The impetus for this online reading group was my realization this past year that most of my undergraduate students hadn’t read Homer’s Odyssey, although some of them said that they had read excerpts from it. The episode with the Cyclops (Book Nine) is without question the most frequently-anthologized section of The Odyssey, as it stands on its own pretty well and showcases Odysseus’s character — his cleverness (the scheme to blind the Cyclops and escape from the cave) as well as his arrogance (his continued taunting after they’ve barely escaped). Most undergraduates have probably read a version of Book Nine somewhere in their academic pasts.
The Cyclops episode kicks off Odysseus’s narrative in Books 9-12, which is something of a travelogue of miraculous, supernatural adventure – every book in this week’s reading focuses on episodes outside of mortal, human experience so that the settings and characters seem like an endless parade of wonders: the drugged-up Lotus Eaters; the one-eyed, monstrous Cyclops; Circe the powerful, sexy witch; the ghosts of the land of dead and Odysseus’s maneuverings to call them; the seductive and deadly Sirens; the sea monsters Scylla and Charybdis…… you may feel like you already know many of these archetypal figures, as they appear in a variety of retellings of the Greek myths, not just here in the epic.
In the midst of Odysseus’s flashback, Homer has a fabulous moment when the framed narrative breaks (Fagles XI.378, Wilson XI.335), when he reminds us that Odysseus is sitting in Alcinous’s hall and telling his story. Odysseus stops at what could be called a cliff-hanger; he has told us how he has spoken with Tiresias and some ghosts of women in the land of the dead, then states that “I cannot name each famous wife and daughter / I saw there; holy night would pass away / before I finished” (Wilson XI. 330-332). The voice of the poet/narrator returns to remind us that the Phaiacians are Odysseus’s ‘real’ audience: “They were silent, spellbound, / listening in the shadowy hall” (Wilson XI.335-336). Odysseus allows himself to be convinced to continue, with the promise of even more, and more elaborate, parting gifts when the Phaiacians take him home. The moment can come as something of an interrupting jolt, as Odysseus has “spellbound” us, the modern readers, as well as the Phaiacians — we have forgotten that he is safely in a palace, drinking wine and recounting his adventures.
A point which leads me to a warning about Odysseus and his famous flashback in Books 9-12: he is not an objective narrator. The poet/narrator isn’t objective either (can any narrative voice be objective? A philosophical question for another time, perhaps), but Odysseus is definitely telling the story the way he wants it told. It’s convenient that everyone else who journeyed with him from Troy is now dead – there is no one to contradict him, or correct a faltering memory, or to provide information about events that occurred when he was absent.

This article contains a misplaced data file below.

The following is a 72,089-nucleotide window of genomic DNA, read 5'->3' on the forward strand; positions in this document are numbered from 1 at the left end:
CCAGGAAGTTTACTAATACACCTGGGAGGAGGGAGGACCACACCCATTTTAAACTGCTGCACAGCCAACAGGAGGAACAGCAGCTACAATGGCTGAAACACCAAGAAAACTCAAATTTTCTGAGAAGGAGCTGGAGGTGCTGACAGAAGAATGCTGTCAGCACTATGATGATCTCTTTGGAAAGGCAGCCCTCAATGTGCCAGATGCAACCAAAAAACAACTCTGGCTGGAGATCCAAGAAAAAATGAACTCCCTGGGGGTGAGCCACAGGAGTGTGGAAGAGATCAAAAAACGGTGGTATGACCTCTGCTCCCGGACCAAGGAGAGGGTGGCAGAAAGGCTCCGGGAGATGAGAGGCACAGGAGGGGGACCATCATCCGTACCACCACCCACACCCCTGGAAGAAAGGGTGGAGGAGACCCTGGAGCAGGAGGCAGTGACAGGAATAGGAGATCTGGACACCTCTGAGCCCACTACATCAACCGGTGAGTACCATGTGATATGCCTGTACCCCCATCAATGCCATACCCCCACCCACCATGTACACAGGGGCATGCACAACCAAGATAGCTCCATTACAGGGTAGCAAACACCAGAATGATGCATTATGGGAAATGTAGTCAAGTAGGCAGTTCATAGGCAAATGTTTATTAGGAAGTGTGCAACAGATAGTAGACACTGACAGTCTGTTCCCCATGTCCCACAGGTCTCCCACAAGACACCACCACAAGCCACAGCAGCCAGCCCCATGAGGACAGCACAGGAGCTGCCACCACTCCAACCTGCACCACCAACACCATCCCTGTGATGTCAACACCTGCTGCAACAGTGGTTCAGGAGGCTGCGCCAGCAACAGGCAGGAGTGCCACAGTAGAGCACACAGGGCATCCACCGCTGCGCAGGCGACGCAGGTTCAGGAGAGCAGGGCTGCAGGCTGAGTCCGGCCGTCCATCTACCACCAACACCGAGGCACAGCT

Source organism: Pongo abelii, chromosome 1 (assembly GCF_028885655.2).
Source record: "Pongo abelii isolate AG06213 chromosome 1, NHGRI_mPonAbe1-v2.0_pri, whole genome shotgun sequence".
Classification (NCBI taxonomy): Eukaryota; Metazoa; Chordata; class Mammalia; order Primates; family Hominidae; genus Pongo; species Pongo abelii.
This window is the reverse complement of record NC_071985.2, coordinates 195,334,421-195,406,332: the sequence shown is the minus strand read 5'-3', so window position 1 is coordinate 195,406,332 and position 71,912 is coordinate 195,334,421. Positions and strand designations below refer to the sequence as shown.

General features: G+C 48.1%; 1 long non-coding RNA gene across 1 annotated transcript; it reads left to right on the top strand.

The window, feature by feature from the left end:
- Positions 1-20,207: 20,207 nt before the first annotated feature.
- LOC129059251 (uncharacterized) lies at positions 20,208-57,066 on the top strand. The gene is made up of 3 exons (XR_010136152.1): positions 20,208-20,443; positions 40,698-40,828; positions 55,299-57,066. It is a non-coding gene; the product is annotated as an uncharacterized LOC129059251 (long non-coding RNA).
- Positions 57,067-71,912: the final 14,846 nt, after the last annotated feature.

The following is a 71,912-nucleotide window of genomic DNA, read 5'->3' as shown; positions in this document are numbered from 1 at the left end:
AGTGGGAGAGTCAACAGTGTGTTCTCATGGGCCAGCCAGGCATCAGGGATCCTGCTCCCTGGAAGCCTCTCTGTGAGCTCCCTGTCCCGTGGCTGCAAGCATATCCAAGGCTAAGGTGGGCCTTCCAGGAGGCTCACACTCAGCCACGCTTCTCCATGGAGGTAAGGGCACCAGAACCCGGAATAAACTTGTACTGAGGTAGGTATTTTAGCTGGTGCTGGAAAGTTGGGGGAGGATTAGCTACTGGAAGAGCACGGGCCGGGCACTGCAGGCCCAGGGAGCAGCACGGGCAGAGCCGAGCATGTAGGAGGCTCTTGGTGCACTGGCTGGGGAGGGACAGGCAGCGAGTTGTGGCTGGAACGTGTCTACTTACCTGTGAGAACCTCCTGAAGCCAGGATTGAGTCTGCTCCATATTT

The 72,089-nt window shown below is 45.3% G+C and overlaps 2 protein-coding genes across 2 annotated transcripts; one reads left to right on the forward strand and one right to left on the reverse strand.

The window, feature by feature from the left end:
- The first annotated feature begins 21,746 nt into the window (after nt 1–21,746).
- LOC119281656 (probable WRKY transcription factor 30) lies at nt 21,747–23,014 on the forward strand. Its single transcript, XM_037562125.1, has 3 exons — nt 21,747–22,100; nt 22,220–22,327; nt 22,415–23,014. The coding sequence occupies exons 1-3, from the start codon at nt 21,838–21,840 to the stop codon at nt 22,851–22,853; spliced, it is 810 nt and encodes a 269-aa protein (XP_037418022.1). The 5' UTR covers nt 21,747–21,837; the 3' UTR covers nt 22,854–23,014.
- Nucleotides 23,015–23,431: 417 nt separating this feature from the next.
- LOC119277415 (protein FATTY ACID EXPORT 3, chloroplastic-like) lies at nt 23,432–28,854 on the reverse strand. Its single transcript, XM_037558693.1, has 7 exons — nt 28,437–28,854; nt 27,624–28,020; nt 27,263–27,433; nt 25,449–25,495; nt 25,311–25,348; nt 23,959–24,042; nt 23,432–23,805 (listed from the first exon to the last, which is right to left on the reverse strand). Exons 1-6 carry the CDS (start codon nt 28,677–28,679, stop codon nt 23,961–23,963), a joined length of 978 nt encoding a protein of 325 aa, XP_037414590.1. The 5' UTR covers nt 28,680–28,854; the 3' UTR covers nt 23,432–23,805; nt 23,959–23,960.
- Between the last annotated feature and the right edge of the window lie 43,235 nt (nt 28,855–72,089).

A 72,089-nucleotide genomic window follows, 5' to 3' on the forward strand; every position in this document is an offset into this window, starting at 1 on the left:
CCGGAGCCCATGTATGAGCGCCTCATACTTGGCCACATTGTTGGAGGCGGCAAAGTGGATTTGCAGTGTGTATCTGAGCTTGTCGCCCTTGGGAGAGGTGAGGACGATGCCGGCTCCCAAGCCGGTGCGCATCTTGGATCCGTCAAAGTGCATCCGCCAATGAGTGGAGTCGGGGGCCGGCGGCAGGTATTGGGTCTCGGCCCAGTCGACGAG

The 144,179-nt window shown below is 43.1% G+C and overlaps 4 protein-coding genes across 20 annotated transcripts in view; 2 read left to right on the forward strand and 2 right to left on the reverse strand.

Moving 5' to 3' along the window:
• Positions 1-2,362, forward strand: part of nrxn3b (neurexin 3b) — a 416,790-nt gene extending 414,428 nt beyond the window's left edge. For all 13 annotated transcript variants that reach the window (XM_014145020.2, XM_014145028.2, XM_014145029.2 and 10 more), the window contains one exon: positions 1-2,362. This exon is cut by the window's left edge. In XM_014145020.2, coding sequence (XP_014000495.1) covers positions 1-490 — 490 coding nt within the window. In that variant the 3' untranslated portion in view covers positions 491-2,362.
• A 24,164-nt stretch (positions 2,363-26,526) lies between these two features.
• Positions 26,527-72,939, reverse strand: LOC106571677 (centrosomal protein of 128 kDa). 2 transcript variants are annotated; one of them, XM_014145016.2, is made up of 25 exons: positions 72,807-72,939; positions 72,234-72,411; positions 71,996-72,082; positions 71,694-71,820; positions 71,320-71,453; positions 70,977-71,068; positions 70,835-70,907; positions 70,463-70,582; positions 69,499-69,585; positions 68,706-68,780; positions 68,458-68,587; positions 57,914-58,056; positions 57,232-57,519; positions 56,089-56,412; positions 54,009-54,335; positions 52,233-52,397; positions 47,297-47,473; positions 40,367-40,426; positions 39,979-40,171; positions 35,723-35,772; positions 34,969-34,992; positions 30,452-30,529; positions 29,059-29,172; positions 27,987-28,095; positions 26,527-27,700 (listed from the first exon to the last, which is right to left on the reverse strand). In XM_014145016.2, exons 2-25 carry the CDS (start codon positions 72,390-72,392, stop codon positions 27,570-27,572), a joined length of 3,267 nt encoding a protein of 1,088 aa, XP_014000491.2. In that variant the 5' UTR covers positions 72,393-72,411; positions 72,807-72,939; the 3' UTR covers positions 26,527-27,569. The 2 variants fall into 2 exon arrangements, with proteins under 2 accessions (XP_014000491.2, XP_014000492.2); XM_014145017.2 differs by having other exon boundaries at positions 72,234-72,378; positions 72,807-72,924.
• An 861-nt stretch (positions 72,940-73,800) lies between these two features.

Just as an example, Odysseus relates his conversation in Hades with Agamemnon about the horrors inherent in women (on his homecoming from Troy, Agamemnon was murdered by his wife Clytemnestra and her lover Aegisthus). Agamemnon says that “there’s nothing more deadly, bestial than a woman / set on works like these — what a monstrous thing / ……the queen hell-bent on outrage” (Fagles XI. 484-490); Odysseus agrees with and expands upon this point, stating that “Zeus from the very start, the thunder king / has hated the race of Atreus with a vengeance — / his trustiest weapon women’s twisted wiles” (Fagles XI.494-496).
Odysseus and Agamemnon both fail to mention the extremely legitimate causes of Clytemnestra’s anger. Before the war, Agamemnon sacrificed their daughter Iphigenia to get the right wind to blow the fleet to Troy. After the war, Agamemnon brought home as captive war-prize and concubine the Trojan princess Cassandra, who had been a priestess of Apollo. So while maybe Clytemnestra wasn’t justified in murdering her husband, she certainly had reasonable grievances that Agamemnon and Odysseus don’t mention.
We have to trust Odysseus, but (and here again is Homer’s brilliance) we already know that Odysseus is wily, clever, manipulative. Be careful: He’s messing with us in the same way that he messed with the Trojans, with the Cyclops, and now with the Phaiacians. He’s very seductive and very good at getting what he wants. He will need all of these skills when he finally gets home; meanwhile, he has seduced us, his audience, and we are rooting for him, knowing that he will have to get back to Ithaca and deal with the upstart suitors, his adolescent son, and his grieving wife.